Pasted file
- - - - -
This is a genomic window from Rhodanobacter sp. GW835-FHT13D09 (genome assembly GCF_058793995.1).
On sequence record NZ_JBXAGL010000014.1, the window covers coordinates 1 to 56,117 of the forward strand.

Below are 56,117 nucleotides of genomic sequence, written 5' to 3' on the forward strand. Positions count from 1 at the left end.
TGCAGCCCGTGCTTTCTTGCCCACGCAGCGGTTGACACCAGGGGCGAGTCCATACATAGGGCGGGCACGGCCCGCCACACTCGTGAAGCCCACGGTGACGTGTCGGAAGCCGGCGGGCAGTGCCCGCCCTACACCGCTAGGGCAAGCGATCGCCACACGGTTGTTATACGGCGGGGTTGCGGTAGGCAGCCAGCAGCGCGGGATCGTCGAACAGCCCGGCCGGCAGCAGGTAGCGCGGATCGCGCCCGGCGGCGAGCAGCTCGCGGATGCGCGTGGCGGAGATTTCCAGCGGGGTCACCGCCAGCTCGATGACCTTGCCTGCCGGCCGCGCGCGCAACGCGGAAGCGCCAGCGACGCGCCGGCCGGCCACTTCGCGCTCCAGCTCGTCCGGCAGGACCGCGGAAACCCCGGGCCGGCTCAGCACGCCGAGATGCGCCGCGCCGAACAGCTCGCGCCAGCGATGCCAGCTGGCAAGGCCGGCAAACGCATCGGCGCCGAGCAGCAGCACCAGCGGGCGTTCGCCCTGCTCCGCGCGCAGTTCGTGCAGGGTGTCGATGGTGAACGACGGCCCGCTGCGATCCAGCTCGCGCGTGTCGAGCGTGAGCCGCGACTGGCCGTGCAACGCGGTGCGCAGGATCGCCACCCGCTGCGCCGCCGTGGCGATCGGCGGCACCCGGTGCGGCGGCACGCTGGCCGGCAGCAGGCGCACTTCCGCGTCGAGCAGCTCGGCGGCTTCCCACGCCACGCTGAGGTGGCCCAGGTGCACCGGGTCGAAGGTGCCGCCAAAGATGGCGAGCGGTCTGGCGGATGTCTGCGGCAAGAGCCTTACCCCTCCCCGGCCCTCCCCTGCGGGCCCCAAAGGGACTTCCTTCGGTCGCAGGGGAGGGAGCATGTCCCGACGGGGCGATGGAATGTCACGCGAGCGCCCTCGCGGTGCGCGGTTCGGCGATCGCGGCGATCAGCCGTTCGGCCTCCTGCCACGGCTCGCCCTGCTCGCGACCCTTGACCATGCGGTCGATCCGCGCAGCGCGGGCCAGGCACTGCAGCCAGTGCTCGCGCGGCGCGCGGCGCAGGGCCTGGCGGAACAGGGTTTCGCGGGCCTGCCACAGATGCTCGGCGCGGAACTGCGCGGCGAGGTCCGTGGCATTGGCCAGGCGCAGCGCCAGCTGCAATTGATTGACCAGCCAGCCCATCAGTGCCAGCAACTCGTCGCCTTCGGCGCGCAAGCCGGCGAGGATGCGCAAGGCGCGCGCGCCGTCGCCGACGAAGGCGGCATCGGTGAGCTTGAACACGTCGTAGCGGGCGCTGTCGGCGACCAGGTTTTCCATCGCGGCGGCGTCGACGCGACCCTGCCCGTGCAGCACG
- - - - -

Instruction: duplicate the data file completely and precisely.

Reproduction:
This is a genomic window from Rhodanobacter sp. GW835-FHT13D09 (genome assembly GCF_058793995.1).
On sequence record NZ_JBXAGL010000014.1, the window covers coordinates 1 to 56,117 of the forward strand.

Below are 56,117 nucleotides of genomic sequence, written 5' to 3' on the forward strand. Positions count from 1 at the left end.
TGCAGCCCGTGCTTTCTTGCCCACGCAGCGGTTGACACCAGGGGCGAGTCCATACATAGGGCGGGCACGGCCCGCCACACTCGTGAAGCCCACGGTGACGTGTCGGAAGCCGGCGGGCAGTGCCCGCCCTACACCGCTAGGGCAAGCGATCGCCACACGGTTGTTATACGGCGGGGTTGCGGTAGGCAGCCAGCAGCGCGGGATCGTCGAACAGCCCGGCCGGCAGCAGGTAGCGCGGATCGCGCCCGGCGGCGAGCAGCTCGCGGATGCGCGTGGCGGAGATTTCCAGCGGGGTCACCGCCAGCTCGATGACCTTGCCTGCCGGCCGCGCGCGCAACGCGGAAGCGCCAGCGACGCGCCGGCCGGCCACTTCGCGCTCCAGCTCGTCCGGCAGGACCGCGGAAACCCCGGGCCGGCTCAGCACGCCGAGATGCGCCGCGCCGAACAGCTCGCGCCAGCGATGCCAGCTGGCAAGGCCGGCAAACGCATCGGCGCCGAGCAGCAGCACCAGCGGGCGTTCGCCCTGCTCCGCGCGCAGTTCGTGCAGGGTGTCGATGGTGAACGACGGCCCGCTGCGATCCAGCTCGCGCGTGTCGAGCGTGAGCCGCGACTGGCCGTGCAACGCGGTGCGCAGGATCGCCACCCGCTGCGCCGCCGTGGCGATCGGCGGCACCCGGTGCGGCGGCACGCTGGCCGGCAGCAGGCGCACTTCCGCGTCGAGCAGCTCGGCGGCTTCCCACGCCACGCTGAGGTGGCCCAGGTGCACCGGGTCGAAGGTGCCGCCAAAGATGGCGAGCGGTCTGGCGGATGTCTGCGGCAAGAGCCTTACCCCTCCCCGGCCCTCCCCTGCGGGCCCCAAAGGGACTTCCTTCGGTCGCAGGGGAGGGAGCATGTCCCGACGGGGCGATGGAATGTCACGCGAGCGCCCTCGCGGTGCGCGGTTCGGCGATCGCGGCGATCAGCCGTTCGGCCTCCTGCCACGGCTCGCCCTGCTCGCGACCCTTGACCATGCGGTCGATCCGCGCAGCGCGGGCCAGGCACTGCAGCCAGTGCTCGCGCGGCGCGCGGCGCAGGGCCTGGCGGAACAGGGTTTCGCGGGCCTGCCACAGATGCTCGGCGCGGAACTGCGCGGCGAGGTCCGTGGCATTGGCCAGGCGCAGCGCCAGCTGCAATTGATTGACCAGCCAGCCCATCAGTGCCAGCAACTCGTCGCCTTCGGCGCGCAAGCCGGCGAGGATGCGCAAGGCGCGCGCGCCGTCGCCGACGAAGGCGGCATCGGTGAGCTTGAACACGTCGTAGCGGGCGCTGTCGGCGACCAGGTTTTCCATCGCGGCGGCGTCGACGCGACCCTGCCCGTGCAGCACG